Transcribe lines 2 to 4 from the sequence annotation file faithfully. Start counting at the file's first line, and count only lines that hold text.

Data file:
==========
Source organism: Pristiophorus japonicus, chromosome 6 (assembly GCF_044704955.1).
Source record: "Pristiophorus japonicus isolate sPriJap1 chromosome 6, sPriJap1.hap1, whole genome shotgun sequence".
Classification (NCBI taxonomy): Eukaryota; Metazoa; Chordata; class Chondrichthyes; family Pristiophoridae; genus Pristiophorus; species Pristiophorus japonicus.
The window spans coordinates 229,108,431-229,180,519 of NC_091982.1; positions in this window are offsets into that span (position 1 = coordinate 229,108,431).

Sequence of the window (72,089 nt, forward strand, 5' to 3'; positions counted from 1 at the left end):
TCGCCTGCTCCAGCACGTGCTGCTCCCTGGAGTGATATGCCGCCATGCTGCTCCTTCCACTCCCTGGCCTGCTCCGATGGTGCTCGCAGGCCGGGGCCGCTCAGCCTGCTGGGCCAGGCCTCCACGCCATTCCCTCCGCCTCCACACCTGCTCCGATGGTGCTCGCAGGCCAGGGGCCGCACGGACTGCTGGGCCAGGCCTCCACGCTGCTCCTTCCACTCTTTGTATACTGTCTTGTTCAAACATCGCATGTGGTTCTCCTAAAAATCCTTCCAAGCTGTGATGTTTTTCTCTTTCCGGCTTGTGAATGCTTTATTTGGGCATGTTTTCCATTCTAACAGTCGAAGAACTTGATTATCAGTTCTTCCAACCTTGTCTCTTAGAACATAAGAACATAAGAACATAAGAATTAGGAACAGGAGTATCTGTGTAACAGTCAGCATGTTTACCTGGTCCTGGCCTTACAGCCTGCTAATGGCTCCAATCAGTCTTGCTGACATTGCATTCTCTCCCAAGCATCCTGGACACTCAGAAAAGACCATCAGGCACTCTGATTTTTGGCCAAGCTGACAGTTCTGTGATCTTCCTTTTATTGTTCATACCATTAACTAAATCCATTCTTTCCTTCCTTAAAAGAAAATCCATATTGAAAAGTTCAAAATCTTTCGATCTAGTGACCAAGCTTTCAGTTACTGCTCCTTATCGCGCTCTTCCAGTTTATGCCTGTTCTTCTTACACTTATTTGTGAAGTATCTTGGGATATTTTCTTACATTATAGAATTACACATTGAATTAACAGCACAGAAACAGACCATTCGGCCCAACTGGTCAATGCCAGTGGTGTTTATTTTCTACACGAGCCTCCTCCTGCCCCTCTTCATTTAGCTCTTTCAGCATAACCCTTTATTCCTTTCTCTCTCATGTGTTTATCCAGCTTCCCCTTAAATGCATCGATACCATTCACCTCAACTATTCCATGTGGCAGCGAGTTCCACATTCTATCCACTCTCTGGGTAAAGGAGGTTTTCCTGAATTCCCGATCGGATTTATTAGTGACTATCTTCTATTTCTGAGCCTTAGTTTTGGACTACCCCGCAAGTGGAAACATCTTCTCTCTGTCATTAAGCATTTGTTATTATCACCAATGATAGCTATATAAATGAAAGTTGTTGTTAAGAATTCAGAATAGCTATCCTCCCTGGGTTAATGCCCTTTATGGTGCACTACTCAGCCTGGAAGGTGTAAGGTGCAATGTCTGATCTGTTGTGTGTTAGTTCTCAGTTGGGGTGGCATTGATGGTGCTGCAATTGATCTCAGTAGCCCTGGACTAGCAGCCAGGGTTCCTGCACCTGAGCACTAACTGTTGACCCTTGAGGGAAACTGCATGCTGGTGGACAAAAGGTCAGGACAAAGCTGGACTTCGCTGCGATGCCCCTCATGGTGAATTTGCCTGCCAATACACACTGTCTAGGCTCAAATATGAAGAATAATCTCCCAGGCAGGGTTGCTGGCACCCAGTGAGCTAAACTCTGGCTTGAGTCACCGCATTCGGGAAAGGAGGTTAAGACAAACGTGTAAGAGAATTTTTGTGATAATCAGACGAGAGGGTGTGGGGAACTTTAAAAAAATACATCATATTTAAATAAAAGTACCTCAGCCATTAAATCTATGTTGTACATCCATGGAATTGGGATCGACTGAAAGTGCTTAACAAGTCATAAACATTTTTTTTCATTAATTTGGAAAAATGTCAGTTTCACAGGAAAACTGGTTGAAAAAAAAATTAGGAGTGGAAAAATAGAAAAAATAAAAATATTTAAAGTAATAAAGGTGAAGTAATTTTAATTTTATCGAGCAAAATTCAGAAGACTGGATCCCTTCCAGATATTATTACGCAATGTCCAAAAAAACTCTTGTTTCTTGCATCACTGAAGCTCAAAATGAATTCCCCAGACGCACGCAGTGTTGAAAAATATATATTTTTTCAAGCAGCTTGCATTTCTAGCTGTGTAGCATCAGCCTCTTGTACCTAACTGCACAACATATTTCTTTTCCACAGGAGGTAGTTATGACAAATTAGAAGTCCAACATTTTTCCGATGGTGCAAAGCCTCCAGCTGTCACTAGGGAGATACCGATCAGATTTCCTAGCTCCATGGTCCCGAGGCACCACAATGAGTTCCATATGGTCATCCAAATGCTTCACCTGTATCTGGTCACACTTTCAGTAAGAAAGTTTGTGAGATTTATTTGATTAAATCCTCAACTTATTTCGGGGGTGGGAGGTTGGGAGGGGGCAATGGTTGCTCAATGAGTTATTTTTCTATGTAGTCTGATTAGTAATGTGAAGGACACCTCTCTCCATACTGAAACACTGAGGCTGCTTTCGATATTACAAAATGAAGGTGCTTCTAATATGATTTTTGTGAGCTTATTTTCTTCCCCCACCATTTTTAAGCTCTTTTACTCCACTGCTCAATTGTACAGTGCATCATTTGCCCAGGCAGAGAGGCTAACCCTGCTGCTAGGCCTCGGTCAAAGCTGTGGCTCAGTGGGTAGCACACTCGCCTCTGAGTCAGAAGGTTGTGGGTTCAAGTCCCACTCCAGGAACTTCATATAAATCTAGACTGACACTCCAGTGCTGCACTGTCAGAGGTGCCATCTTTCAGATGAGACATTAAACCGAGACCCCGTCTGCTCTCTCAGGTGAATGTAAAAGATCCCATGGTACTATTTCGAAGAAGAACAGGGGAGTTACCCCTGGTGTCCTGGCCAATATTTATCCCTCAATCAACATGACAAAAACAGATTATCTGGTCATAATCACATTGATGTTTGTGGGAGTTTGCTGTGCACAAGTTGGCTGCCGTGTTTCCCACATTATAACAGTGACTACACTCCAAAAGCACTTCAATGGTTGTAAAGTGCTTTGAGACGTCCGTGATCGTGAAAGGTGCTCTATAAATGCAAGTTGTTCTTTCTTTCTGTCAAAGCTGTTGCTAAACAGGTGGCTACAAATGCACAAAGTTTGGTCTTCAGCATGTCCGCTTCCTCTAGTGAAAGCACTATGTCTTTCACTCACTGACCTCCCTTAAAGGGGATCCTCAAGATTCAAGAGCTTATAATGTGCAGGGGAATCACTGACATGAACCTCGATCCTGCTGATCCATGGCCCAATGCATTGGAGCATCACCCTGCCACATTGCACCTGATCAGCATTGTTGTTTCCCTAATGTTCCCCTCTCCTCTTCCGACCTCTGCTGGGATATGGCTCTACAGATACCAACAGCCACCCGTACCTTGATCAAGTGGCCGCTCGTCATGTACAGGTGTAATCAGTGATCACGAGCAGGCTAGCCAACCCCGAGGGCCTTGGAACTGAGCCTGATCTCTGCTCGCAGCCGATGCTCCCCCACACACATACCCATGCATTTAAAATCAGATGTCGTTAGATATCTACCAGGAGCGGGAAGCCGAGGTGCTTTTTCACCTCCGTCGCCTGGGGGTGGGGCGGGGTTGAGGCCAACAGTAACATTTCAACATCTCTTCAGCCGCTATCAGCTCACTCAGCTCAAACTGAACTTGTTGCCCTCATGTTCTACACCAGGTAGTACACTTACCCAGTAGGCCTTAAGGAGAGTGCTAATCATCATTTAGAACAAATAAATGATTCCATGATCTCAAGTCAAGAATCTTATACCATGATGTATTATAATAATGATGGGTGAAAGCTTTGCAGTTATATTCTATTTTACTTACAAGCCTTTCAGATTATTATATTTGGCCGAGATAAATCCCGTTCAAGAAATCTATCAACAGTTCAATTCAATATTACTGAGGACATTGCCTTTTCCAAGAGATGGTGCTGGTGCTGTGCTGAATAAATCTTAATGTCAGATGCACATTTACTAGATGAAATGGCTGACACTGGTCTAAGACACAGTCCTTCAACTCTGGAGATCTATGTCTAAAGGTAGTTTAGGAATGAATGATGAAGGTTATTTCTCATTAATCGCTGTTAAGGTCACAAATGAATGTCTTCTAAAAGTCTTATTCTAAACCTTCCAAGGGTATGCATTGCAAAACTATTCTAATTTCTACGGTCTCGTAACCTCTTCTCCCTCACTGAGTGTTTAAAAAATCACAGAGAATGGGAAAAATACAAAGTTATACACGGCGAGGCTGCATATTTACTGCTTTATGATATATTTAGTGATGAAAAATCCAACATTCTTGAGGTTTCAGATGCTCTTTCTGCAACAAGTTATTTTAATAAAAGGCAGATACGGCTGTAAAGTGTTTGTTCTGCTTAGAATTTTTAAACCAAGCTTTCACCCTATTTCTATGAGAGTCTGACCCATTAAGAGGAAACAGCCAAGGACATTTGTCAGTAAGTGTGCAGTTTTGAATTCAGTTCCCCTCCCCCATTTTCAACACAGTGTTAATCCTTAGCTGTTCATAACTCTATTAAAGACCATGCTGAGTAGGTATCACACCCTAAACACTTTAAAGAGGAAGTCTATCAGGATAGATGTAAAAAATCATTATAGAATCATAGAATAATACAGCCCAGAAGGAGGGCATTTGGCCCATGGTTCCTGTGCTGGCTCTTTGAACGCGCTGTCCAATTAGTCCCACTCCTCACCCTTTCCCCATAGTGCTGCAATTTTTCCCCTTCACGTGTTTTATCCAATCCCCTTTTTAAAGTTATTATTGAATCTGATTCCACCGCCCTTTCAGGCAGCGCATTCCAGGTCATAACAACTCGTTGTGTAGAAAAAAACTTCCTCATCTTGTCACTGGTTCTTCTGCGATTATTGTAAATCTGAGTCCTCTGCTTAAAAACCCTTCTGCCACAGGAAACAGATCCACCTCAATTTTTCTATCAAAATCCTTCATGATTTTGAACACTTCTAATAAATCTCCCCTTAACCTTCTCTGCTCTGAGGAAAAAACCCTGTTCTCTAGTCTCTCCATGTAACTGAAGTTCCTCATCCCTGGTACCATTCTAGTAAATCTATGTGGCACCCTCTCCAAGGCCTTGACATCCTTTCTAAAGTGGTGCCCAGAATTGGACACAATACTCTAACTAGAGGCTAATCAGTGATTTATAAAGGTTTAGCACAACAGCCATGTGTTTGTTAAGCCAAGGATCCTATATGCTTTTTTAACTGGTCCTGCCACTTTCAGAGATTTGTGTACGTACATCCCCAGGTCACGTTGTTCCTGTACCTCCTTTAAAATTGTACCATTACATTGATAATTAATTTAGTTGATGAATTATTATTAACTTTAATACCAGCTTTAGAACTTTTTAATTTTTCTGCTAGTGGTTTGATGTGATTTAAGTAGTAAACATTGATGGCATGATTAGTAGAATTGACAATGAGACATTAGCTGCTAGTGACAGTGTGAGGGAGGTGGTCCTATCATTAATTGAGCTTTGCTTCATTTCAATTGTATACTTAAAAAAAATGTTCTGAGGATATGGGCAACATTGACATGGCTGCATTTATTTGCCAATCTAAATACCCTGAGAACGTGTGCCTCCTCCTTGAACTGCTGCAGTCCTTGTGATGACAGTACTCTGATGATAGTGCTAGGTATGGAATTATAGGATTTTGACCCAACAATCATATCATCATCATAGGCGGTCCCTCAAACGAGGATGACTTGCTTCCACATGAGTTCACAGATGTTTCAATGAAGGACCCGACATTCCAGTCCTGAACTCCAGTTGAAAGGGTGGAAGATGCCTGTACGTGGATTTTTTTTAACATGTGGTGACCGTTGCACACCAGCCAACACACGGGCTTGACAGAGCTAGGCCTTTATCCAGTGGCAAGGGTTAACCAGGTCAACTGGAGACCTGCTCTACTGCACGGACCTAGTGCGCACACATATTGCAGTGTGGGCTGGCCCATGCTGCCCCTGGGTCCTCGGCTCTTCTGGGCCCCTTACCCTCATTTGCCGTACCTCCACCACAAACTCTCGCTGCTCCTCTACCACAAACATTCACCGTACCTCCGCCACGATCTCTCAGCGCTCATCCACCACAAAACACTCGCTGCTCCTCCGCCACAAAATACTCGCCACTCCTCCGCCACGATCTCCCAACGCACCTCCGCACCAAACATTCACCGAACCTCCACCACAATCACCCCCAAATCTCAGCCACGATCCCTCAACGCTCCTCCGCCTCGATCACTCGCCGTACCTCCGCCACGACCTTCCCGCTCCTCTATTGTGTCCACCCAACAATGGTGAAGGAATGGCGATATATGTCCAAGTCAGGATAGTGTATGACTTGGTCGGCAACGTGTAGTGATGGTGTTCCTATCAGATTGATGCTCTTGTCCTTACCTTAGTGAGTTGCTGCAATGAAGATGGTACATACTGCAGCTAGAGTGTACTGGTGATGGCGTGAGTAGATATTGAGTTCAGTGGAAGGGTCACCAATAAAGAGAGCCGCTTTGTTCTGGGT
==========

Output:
Source record: "Pristiophorus japonicus isolate sPriJap1 chromosome 6, sPriJap1.hap1, whole genome shotgun sequence".
Classification (NCBI taxonomy): Eukaryota; Metazoa; Chordata; class Chondrichthyes; family Pristiophoridae; genus Pristiophorus; species Pristiophorus japonicus.
The window spans coordinates 229,108,431-229,180,519 of NC_091982.1; positions in this window are offsets into that span (position 1 = coordinate 229,108,431).